She said it’s up to the judges to sift through all entries and come up with a champion that tops all others.

Judges are instructed to award 25 percent of their points for creativity or originality, 25 percent for appearance, and 50 percent for taste. Only residents from Tennessee are allowed to enter the contest.

Finding a winner each year, Emery confesses can be difficult and complicated.

“The contest,” she said, “involves much more than just finding a pie that tastes good.

“For that matter, they all taste good. But only one can have the right stuff to make it a Tennessee State Fair champion.”

Winning apple pie recipe

By Colleen Krause

Special to The Democrat

Ingredients for crust

3 cups flour

1 ½-cup lard

1 teaspoon salt

1 tablespoon white vinegar

5 tablespoons ice water

1 egg

 

Directions for crust

Mix flour and salt in large bowl. Cut lard into flour mixture. (Some people use a food processor, I like to do it by hand with a pastry cutte.) Add egg, water and vinegar, knead by hand until combined. Divide dough into three equal balls. Wrap in plastic wrap, flatten into disks, place in fridge. (This recipe makes three crusts, not two, which I like in case I really mess one up. Pie dough can be very challenging to work with. It can tear or get too dry from too much flour while rolling out. If I don’t need the extra crust for my apple pie, I leave it in the fridge and use it later for a one-crust pie.)

Ingredients for filling:

2-pounds Granny Smith apples

1-pound Honeycrisp apples

2/3-cup brown sugar

1/3-cup granulated sugar

3 tablespoons cornstarch

11/2-teaspoons cinnamon

½ teaspoon nutmeg

 

Directions for filling

Core and peel apples, cut in half lengthwise, then cut into ¼-inch slices. Place in large bowl. In separate bowl, use 2/3-cup brown sugar, 1/3-cup granulated sugar, 3 tablespoons cornstarch, 1 ½-teaspoons cinnamon, ½-teaspoon nutmeg. Stir to combine, place in bowl with apples and mix well, ensuring all slices are covered. 

I find the Granny Smith apples to be tart enough, I don’t like using lemon to keep the apples from browning. Using a brown sugar based mix means it doesn’t matter if they brown or not!  You won’t notice.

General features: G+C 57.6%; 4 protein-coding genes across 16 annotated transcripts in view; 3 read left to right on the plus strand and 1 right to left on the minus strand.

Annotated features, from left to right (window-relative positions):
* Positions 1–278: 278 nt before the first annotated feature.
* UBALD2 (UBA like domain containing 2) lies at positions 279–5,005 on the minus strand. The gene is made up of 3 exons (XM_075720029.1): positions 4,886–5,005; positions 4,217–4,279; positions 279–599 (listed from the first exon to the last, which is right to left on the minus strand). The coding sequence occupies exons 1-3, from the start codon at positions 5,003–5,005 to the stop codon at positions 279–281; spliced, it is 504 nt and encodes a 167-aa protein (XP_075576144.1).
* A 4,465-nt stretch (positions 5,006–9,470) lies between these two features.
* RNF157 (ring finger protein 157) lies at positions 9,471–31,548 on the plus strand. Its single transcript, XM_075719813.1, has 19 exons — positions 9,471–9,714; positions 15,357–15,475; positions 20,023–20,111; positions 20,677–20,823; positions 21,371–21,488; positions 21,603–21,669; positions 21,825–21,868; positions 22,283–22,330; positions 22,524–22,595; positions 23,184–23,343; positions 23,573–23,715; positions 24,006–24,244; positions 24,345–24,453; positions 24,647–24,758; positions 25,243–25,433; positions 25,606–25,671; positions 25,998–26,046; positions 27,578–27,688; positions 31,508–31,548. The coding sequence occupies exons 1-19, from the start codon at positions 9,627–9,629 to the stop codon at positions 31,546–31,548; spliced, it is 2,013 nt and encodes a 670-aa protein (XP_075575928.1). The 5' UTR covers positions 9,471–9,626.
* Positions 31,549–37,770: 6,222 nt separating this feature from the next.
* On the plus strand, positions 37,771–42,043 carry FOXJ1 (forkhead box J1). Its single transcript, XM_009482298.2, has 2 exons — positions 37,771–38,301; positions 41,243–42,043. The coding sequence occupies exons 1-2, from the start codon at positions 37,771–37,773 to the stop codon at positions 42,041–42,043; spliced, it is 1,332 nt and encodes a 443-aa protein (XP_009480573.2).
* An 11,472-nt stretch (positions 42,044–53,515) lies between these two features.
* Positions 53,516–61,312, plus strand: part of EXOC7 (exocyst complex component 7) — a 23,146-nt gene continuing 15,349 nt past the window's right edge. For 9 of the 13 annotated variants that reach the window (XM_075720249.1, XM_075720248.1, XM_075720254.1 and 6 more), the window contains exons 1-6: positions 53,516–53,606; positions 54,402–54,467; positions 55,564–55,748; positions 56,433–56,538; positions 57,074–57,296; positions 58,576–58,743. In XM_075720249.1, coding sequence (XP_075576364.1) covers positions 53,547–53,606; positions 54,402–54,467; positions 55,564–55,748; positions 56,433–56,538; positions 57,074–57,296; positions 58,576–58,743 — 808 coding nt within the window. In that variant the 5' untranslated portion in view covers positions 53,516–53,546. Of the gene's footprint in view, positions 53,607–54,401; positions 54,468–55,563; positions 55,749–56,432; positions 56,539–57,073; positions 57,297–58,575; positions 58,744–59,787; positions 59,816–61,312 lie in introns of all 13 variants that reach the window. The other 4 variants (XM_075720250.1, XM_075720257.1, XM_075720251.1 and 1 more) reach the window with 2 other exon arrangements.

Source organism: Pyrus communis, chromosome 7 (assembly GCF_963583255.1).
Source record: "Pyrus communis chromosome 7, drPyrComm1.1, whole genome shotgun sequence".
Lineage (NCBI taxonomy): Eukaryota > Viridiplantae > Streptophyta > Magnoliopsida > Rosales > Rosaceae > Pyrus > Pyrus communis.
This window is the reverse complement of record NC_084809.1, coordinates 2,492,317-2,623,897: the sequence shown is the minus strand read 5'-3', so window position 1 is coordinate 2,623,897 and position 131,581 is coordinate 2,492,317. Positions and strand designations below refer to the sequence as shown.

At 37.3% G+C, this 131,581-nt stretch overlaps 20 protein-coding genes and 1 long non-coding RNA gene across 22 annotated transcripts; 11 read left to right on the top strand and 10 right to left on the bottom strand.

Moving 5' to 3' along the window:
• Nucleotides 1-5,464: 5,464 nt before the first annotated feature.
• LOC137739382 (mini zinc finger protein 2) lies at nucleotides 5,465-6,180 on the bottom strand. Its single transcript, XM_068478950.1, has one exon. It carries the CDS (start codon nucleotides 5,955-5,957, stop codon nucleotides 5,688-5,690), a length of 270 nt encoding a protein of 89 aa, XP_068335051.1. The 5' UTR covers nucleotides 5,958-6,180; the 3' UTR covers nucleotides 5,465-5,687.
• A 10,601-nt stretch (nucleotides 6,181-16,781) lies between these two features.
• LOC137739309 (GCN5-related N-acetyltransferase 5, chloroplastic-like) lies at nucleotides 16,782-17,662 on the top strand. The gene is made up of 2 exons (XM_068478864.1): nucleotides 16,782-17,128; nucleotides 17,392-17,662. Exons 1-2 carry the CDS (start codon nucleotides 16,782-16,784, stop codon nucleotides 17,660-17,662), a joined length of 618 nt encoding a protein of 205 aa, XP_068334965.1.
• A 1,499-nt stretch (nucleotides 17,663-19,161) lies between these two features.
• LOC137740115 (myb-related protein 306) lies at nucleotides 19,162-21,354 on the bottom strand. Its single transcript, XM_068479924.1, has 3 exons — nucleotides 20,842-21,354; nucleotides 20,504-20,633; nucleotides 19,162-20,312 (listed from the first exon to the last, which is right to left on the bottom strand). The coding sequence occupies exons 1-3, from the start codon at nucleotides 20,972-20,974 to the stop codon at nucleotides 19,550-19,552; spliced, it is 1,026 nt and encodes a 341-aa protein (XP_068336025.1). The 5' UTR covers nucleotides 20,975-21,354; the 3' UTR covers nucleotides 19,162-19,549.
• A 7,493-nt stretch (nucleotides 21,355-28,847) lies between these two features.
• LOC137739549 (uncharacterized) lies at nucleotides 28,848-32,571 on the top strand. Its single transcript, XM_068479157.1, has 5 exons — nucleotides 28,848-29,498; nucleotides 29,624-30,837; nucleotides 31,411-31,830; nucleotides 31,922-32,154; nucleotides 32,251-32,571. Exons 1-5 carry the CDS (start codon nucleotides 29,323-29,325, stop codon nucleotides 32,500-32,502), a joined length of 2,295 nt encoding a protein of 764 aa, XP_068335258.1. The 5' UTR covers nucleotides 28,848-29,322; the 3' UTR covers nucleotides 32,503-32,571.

By now, dough is cold enough to handle. Grease pie pan with butter, roll out bottom crust, place in pan, place apple mixture in pan, roll out top crust, lay over apples in pan. Roll out top crust to be a little thicker than the bottom. Trim edges to about an inch beyond pan edge all around, fold under and crimp or otherwise shape (fork, etc). Cut vent slots in top crust. I cut my vents in arch shape to look like flower stems, and used leftover crust to make flowers and leaves to decorate it. Brush the top of the entire crust and edges with an egg white/water mix and sprinkled about 2 tablespoons of granulated sugar over that. 

Place in oven preheated to 425 degrees, bake 15 minutes, then reduce heat to 375 degrees and bake an additional 60-70 minutes. 

I use a glass dish so I can check the bottom of the crust to ensure it’s done properly. Many recipes recommend that you cover the edges with foil until the last 15 minutes of baking, but I do the reverse...I bake the pie until the edge is as dark as I want it, then I cover it with foil until it’s done baking. This will give you a yummy, crunchy, sugary, flakey crust. I use a long toothpick to stab apples through the vent to ensure I don’t feel any “crunch” as well.